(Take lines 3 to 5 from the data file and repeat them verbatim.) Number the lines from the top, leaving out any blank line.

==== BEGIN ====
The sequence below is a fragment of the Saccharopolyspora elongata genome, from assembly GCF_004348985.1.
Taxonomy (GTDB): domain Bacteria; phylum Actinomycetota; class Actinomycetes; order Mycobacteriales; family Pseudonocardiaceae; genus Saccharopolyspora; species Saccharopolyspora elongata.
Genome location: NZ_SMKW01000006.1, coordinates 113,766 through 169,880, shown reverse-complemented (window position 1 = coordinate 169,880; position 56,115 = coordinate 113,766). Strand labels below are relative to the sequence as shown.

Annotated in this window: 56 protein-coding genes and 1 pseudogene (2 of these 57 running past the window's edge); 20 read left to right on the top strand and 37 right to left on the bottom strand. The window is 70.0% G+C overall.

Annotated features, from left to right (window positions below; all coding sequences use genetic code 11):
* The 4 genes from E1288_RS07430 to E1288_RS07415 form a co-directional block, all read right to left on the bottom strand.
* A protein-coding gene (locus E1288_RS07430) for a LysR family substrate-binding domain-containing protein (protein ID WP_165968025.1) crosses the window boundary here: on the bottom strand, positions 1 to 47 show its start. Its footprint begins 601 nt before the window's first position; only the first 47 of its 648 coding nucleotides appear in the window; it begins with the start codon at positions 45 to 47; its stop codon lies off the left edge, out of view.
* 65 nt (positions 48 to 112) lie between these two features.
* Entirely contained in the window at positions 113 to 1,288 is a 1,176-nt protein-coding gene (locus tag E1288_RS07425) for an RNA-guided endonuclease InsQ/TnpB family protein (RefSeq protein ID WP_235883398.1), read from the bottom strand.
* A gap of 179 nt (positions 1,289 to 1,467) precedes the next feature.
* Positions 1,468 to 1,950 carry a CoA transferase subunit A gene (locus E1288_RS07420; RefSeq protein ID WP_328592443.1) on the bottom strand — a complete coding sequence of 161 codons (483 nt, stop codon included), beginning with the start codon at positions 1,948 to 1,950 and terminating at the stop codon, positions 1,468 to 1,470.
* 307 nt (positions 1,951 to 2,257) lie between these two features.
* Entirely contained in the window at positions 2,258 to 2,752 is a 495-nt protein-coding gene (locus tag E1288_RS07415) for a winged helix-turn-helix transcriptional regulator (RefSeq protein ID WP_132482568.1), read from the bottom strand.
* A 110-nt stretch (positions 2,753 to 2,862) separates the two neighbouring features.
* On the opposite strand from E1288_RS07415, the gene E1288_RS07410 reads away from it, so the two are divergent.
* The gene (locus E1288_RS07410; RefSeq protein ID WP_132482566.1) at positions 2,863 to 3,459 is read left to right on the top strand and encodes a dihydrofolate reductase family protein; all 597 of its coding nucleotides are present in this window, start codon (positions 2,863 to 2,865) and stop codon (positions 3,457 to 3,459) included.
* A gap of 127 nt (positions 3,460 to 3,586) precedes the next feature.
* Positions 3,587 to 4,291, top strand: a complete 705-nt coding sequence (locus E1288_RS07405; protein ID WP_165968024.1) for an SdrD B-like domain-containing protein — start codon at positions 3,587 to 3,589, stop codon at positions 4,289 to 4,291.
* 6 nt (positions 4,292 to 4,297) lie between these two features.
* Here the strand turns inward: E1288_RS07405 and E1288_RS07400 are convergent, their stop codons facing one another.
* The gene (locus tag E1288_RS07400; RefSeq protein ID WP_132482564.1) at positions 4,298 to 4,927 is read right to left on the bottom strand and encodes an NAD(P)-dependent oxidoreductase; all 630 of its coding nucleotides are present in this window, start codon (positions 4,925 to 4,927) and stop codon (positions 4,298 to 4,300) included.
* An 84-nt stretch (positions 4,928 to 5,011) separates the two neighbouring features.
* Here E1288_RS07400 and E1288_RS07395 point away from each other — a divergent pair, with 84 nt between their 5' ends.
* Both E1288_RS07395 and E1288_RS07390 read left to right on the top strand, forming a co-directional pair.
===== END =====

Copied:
Genome location: NZ_SMKW01000006.1, coordinates 113,766 through 169,880, shown reverse-complemented (window position 1 = coordinate 169,880; position 56,115 = coordinate 113,766). Strand labels below are relative to the sequence as shown.

Annotated in this window: 56 protein-coding genes and 1 pseudogene (2 of these 57 running past the window's edge); 20 read left to right on the top strand and 37 right to left on the bottom strand. The window is 70.0% G+C overall.

Annotated features, from left to right (window positions below; all coding sequences use genetic code 11):